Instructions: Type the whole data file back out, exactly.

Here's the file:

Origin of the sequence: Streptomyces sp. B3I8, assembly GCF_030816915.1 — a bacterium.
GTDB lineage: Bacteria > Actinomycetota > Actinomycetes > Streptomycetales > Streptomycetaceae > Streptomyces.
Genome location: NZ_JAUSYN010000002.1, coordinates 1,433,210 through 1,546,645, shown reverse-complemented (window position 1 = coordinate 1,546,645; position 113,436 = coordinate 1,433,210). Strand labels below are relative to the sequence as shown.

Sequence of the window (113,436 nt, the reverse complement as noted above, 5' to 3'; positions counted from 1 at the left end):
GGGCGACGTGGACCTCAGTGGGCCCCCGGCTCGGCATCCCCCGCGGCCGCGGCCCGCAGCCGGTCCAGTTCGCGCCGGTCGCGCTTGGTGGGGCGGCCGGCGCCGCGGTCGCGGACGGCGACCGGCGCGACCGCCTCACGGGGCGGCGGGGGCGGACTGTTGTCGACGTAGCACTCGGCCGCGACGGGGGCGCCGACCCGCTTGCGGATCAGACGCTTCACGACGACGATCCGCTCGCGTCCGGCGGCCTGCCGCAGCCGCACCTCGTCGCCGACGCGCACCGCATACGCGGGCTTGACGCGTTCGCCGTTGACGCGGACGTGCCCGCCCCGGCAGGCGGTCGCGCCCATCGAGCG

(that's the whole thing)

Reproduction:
Origin of the sequence: Streptomyces sp. B3I8, assembly GCF_030816915.1 — a bacterium.
GTDB lineage: Bacteria > Actinomycetota > Actinomycetes > Streptomycetales > Streptomycetaceae > Streptomyces.
Genome location: NZ_JAUSYN010000002.1, coordinates 1,433,210 through 1,546,645, shown reverse-complemented (window position 1 = coordinate 1,546,645; position 113,436 = coordinate 1,433,210). Strand labels below are relative to the sequence as shown.

Sequence of the window (113,436 nt, the reverse complement as noted above, 5' to 3'; positions counted from 1 at the left end):
GGGCGACGTGGACCTCAGTGGGCCCCCGGCTCGGCATCCCCCGCGGCCGCGGCCCGCAGCCGGTCCAGTTCGCGCCGGTCGCGCTTGGTGGGGCGGCCGGCGCCGCGGTCGCGGACGGCGACCGGCGCGACCGCCTCACGGGGCGGCGGGGGCGGACTGTTGTCGACGTAGCACTCGGCCGCGACGGGGGCGCCGACCCGCTTGCGGATCAGACGCTTCACGACGACGATCCGCTCGCGTCCGGCGGCCTGCCGCAGCCGCACCTCGTCGCCGACGCGCACCGCATACGCGGGCTTGACGCGTTCGCCGTTGACGCGGACGTGCCCGCCCCGGCAGGCGGTCGCGCCCATCGAGCG